I was shooting a couple, distinguished, beautiful, unique, and cheerful. The parameter of the shoot was nothing more than headshots, no studio, no expectations other than a white background, chest and maybe shoulders up shot...that's it. These weren't even for me, these were for an event. The woman was in front of the camera first, I went through a couple different poses with her then we went to the couple, another couple different poses. In all, MAYBE six shots...that's the time we had, that's IT!
As they were leaving they asked to see the pictures, I told them that these are for the event and not to have "high" expectations. We went through them, after a few brief seconds, she says, "I HATE THEM" and walked away saying..."absolutely disgusting". Let me deal with that for a moment. Huh...I'm not sure what just happened there, but, ok.
Dealing with negative feedback can be hard. As photographers we want (or at least I do) to make/help people look their best, no matter what we're doing. That's how I look at it. For the most part, I brushed it off and really chalked it up to the parameters in which we were given to work with by the event. But there's still a part of me that feels as though I failed that couple/woman. I'll move on.
Again, one person can't make everyone happy. They can make 99% of people happy but there's always one and that one can have a dramatic impact on your emotional well being, especially when the unhappy person is attacking you, personally...not even professionally. This is what happened to my wife via email. I'm posting excerpts from that email:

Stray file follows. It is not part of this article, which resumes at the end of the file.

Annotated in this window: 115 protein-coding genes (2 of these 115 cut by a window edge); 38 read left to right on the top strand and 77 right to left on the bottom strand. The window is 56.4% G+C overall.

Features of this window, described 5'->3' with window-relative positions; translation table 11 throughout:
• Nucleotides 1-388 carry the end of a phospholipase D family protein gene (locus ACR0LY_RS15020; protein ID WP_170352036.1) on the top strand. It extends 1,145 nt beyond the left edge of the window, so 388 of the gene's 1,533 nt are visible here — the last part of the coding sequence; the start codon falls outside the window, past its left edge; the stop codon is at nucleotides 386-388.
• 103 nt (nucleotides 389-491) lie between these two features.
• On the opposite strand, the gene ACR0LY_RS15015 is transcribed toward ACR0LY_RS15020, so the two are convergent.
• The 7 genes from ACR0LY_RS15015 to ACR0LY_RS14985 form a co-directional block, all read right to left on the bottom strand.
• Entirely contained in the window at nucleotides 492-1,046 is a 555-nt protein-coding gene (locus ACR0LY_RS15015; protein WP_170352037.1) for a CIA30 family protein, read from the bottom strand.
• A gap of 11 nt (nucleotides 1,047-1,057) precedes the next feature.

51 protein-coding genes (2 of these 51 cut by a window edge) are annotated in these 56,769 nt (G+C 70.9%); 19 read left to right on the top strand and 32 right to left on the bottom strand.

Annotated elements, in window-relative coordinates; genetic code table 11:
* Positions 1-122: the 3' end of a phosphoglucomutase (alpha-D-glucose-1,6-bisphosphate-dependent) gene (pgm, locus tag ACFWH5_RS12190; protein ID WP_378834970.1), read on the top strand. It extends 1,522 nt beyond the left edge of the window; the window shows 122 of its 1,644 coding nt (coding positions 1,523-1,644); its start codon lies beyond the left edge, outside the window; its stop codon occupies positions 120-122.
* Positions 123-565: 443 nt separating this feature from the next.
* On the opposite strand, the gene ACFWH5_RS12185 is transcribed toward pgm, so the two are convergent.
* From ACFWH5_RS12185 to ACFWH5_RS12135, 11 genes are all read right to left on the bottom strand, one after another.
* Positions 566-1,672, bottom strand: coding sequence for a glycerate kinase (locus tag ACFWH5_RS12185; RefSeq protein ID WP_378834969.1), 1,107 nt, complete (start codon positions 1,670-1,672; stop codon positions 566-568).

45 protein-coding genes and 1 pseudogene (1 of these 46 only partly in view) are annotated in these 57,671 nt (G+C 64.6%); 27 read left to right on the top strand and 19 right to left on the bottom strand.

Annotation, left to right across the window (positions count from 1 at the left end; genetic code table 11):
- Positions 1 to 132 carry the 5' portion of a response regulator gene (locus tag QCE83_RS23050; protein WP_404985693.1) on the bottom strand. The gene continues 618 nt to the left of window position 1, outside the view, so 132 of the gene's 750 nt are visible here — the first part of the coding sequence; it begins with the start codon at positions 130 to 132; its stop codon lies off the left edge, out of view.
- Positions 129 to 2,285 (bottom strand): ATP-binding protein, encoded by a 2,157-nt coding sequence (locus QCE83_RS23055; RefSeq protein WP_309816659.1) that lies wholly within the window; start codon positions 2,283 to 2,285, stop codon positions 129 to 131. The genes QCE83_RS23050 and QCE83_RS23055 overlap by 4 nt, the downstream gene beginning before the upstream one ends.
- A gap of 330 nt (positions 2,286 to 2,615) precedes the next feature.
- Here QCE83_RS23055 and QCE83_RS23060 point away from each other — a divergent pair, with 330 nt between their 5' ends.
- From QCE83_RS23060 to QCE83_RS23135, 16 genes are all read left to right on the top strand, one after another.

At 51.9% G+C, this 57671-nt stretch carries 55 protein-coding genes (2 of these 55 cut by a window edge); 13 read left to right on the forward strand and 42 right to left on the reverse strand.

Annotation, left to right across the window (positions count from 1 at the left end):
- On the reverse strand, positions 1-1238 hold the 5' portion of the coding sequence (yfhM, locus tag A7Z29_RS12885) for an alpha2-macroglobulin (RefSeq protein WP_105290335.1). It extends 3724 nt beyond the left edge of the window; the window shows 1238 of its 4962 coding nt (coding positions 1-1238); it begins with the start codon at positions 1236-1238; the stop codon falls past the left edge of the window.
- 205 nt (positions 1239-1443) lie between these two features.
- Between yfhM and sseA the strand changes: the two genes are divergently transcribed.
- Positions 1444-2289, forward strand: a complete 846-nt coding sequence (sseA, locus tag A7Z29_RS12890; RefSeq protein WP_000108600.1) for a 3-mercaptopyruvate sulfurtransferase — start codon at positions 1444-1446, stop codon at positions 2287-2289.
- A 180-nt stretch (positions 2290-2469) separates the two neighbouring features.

...You are an absolute disgrace
...You did nothing
...You spineless fraction of a human being
...You're rolling downhill quickly and it won't be long before you're in a retirement home
...Cockroaches have been around...and you mimic them so nicely
...Have a wonderful day, champion
No, that's not made up. This is real and my wife told me last night at dinner, while she was in tears. Now, assuming at some point that author reads this, well I suppose you got what you wanted, you hurt her...but not for long.
You see, my wife is one of those people, an entrepreneur, that I truly admire for not dwelling on things. It sounds so cliché but she really is fantastic, one of the best I've seen, that's able to absorb criticism, look at it objectively, and if there is fault on her part, she'd make it right, no questions asked. That doesn't mean it doesn't hurt. This hurts, emotionally because we're human beings and it doesn't make it right. When you criticize someone, whether it's looking at an image or otherwise, you don't make things personal, you don't need to beat someone down to make a point. Be a decent human being, perhaps that old saying is true..."if society could only see itself".
We both shed some tears, we're both real, we're both in this together, and we share our joys, and our pain...together, as a husband and wife, business partners and best friends. That's us.
Keywords: IPPA, Intermountain Professional Photographers, Nichols Photo Lab, chris dickinson photography, criticism, emotions, human beings, photography workshops
Your blog brought things into perspective for me, and for that, I am grateful.